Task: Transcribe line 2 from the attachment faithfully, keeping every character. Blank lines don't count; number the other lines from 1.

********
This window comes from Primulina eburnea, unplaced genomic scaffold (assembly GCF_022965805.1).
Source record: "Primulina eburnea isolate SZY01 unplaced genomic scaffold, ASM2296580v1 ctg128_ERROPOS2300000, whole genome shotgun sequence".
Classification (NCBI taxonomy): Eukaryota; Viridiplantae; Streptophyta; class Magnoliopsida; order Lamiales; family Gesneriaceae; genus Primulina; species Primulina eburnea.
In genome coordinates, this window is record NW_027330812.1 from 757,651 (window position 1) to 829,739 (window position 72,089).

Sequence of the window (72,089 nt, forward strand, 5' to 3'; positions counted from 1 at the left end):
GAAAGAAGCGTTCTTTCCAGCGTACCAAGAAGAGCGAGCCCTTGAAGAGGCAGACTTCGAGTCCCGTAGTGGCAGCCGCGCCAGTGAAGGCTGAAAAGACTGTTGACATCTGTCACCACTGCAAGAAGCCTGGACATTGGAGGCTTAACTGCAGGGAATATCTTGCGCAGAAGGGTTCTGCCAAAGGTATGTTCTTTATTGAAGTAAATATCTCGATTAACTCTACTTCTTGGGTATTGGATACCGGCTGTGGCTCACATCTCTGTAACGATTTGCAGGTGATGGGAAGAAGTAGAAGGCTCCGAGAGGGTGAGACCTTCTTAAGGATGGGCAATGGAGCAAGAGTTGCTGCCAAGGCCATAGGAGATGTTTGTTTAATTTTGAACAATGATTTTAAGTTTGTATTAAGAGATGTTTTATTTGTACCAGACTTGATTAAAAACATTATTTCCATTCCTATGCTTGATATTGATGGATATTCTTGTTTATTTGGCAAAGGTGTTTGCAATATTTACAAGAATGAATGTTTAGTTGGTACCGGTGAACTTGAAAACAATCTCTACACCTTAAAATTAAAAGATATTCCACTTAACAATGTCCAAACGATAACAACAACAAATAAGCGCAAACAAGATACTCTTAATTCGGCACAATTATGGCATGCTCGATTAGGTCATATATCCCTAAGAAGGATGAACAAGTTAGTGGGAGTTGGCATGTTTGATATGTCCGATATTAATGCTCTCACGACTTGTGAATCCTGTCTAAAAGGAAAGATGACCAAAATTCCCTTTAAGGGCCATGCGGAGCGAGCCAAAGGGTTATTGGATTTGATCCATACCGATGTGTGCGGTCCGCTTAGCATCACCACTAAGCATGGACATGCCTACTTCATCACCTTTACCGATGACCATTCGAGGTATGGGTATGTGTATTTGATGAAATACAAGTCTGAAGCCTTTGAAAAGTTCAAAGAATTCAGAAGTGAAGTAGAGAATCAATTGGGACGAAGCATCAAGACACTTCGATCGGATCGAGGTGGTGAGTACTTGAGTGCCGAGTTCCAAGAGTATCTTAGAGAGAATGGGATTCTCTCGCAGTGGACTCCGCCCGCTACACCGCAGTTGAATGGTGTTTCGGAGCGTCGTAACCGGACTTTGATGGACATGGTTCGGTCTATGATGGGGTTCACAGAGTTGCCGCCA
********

Source record: "Primulina eburnea isolate SZY01 unplaced genomic scaffold, ASM2296580v1 ctg128_ERROPOS2300000, whole genome shotgun sequence".